Saturday, January 21, 2012

Preparing for the Lunar New Year

Now that we are coming closer to the Lunar New Year, we are seeing more articles reminding us to clean our minds  and hearts of the debris that has accumulated since the last Lunar New Year. 

Writing in the Pastoral Bulletin a priest tells us a familiar story. A woman who had everything: good family, a comfortable living, and many friends, couldn't shake off a feeling of uneasiness. After counseling she realized she was not able to forgive her father for something in the past, but with knowledge and much effort there came the day when she did forgive and found the peace that had escaped her. 

When we hate, the priest reminds us, the arrow that we mean to use against another finds its way to pierce ourselves, as well. Korea has suffered much from influences both outside and inside the country, and that has left Koreans with feelings of  sorrow and regret, which they express with the word 'han'.

He recounts the story of a young man who lived during the  movement for democracy in Korea. He was imprisoned and tortured to get him to confess to being a communist. He hated with a passion those who were torturing him, but during that time, reading many books and reflecting much, he came to realize that those who were inflicting the pain also were being destroyed. They were being used by the immoral dictatorial rulers of the country to insure their own control of the country. With these thoughts, he was able forgive those who were torturing him.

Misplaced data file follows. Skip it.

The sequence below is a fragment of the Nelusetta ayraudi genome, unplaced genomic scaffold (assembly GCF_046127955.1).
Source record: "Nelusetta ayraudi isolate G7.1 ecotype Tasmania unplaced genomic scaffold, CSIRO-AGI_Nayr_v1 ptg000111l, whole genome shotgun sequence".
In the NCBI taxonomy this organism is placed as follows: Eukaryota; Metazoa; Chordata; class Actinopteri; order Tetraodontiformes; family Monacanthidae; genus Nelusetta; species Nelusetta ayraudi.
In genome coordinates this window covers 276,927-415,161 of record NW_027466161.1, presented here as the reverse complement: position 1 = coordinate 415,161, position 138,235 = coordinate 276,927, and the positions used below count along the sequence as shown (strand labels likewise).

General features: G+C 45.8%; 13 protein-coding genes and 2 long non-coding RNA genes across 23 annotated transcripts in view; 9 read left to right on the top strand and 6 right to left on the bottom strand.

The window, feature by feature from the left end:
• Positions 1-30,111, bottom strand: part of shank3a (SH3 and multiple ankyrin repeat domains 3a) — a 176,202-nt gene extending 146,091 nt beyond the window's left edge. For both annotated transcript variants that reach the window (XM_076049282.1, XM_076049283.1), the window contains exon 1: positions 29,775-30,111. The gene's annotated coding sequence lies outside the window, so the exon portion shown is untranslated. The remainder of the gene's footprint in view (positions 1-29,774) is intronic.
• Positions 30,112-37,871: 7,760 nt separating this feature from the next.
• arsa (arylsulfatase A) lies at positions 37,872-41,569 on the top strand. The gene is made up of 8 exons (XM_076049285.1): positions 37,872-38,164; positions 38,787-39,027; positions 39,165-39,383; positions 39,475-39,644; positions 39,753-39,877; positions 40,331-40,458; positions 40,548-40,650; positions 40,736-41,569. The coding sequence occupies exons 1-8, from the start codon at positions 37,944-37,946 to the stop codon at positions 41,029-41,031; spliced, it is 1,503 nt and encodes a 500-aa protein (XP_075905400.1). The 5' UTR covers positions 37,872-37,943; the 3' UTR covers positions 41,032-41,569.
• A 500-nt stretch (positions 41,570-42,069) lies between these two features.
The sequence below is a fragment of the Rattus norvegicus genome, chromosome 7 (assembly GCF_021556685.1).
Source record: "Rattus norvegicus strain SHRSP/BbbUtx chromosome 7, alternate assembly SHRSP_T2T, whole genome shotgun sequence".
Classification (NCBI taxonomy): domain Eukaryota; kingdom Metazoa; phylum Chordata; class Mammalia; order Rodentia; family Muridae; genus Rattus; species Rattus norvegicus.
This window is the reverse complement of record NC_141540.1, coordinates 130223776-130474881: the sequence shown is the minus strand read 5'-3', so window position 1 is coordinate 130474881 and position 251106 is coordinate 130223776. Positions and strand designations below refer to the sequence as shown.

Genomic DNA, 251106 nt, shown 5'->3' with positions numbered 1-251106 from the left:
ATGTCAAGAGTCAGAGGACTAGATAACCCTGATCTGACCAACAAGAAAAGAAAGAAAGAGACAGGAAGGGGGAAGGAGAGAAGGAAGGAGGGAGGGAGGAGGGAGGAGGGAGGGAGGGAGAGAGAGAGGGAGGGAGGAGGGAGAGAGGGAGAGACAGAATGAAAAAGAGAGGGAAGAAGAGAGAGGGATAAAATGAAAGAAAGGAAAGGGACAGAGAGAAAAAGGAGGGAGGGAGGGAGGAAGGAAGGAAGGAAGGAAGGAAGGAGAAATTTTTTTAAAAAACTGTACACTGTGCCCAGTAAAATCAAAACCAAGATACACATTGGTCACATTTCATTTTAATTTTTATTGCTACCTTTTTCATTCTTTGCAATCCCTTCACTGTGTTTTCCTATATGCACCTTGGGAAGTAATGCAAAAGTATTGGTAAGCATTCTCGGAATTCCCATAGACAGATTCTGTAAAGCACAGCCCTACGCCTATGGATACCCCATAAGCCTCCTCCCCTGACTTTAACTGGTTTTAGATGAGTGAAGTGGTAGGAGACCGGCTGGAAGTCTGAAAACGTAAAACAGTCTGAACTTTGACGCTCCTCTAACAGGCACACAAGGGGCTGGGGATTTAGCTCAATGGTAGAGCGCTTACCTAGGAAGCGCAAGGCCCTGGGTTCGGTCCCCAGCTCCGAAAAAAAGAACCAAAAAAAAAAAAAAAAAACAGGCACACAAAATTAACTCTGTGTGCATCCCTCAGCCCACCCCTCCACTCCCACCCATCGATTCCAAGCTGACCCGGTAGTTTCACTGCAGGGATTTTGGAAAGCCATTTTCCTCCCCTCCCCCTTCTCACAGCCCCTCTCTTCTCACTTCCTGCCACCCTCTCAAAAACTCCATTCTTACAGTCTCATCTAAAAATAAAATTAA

The  names of our enemies are carved in stone, it is said. The graces we receive are written in water. We are living with emotional scars and bitter feelings;  without being healed we will do harm to others and to ourselves.

With the new year coming the writer wants us to get rid of these negative feelings, to sublimate them. The meaning of han is a mystery to foreigners, because they have not been the recipients of the bullying Korea has experienced in her history. Following is part of the article on han that the bishop emeritus of Jeju-do wrote in 1986. Those interested can go to the following link for more information on something unique to Korean culture. 

"What is this thing called han, which seems to be peculiar to Korea? No foreign word [or any one word] can adequately translate it, for it includes such different nuances as are conveyed by the words rancor, grudge, hatred, lamentation, regret, grief, pathos, self-pity, fate, mortification, etc. Han's exact meaning can only be grasped experientially.              

"Korean culture is the culture of hanHan flows in the blood of Koreans and manifests itself in Korean customs, literature, art, and in the melodies and folk music which hark back to home and youth, in the plaintive songs of the farmers, and in the cynicism, sarcasm and humor of the mask dances which make fun of the nobility. It is present in the tears of reunion or of separation, and we find it especially in the sobbing and wailing at a funeral...."


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